Week 03: Weight, What?

15 Jan – 21 Jan 17

You can tell from last week’s post that I have body issues. As an overweight person, it’s already a given that I have a fear of weighing scales. I was traumatized as a kid. In the 3rd grade, the doctor who performed our medical exams posted a chart of the weights of everyone in our class. Because it was posted on our classroom door, everyone (read: my classmates, their nosy parents, and our judgmental teachers) saw that I was indisputably the heaviest in my grade, by at least 5 kilos if I remember correctly. Of course, people took that as a cue to inform me of what I already knew.

It didn’t really stop in the 3rd grade. Even until this day, people think that telling me to lose weight when we meet for the first time is acceptable because I’m fat. Some go as far as telling me that they knew someone obese who suffered a heart attack at 40 and subsequently died, in a way that they expected the same to happen to me if I don’t lose weight by the time I got back from the bathroom. I know they mean well, but it’s made me sensitive, like it’s entirely my fault, when that’s not really the case. Besides, how different is telling someone to go on a diet from telling them to end their affairs with their secretaries or to switch their hobby from doing drugs to something legal?

I digress. I’m trying to change my lifestyle, not for other people, but for myself. There is truth in saying that my weight may take my life early, and I want to live long enough to do everything I want to do. Six months ago, I weighed myself after a three-week-long vacation in the States, where I ate nothing but Chipotle and deep-fried food. I officially weighed zero kilograms, which was a bad thing because that meant I was so heavy, the needle on the weighing scale went back to zero. In spite of having that information, I didn’t do anything about it until two months later.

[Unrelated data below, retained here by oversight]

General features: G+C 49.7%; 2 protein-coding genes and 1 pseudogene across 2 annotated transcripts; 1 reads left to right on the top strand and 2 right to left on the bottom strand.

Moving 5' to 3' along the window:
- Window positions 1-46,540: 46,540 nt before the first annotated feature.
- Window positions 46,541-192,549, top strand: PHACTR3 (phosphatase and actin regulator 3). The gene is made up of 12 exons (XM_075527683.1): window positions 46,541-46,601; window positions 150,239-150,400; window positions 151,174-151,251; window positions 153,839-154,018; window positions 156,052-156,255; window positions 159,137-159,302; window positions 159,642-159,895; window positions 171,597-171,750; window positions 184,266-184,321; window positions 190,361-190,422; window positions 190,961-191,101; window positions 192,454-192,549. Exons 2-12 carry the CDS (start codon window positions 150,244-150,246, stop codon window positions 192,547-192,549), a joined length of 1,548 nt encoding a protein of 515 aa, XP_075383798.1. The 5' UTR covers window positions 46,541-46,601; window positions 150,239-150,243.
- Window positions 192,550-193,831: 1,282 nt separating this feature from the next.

I started going to yoga, and slowly enjoyed practicing it. I’ve made adjustments to my diet that although made me feel deprived when I first cut out specific foods, now made me feel better about my body. I made it my goal to become a healthy person in general, not just to lose weight; weight loss will merely be a desirable side effect. I made it a point not to track my progress through numbers, but by how I feel to cushion any disappointments from not dropping pounds as quickly as I expect them to. And it was effective. I felt better in making fewer modifications in the yoga poses, in being able to touch my toes, and in needing to buy smaller clothes. The only reason I wanted to weigh myself is because I want to skydive at the end of the year, and I needed to know how much more I needed to adjust to reach its weight limit.

Before stepping on the scale, I prepared myself to be either immensely happy or mildly disappointed. Still, I was feeling more optimistic because I was positive about the progress I’ve made. Lo and behold, I no longer weighed zero kilograms. I was now 15 kilograms (30 pounds!) west of zero. Although at my current weight, I’m still obese and way over the weight limit to skydive, I’m still 15 kilograms lighter than I was six months ago, and I couldn’t be prouder.

by Royce


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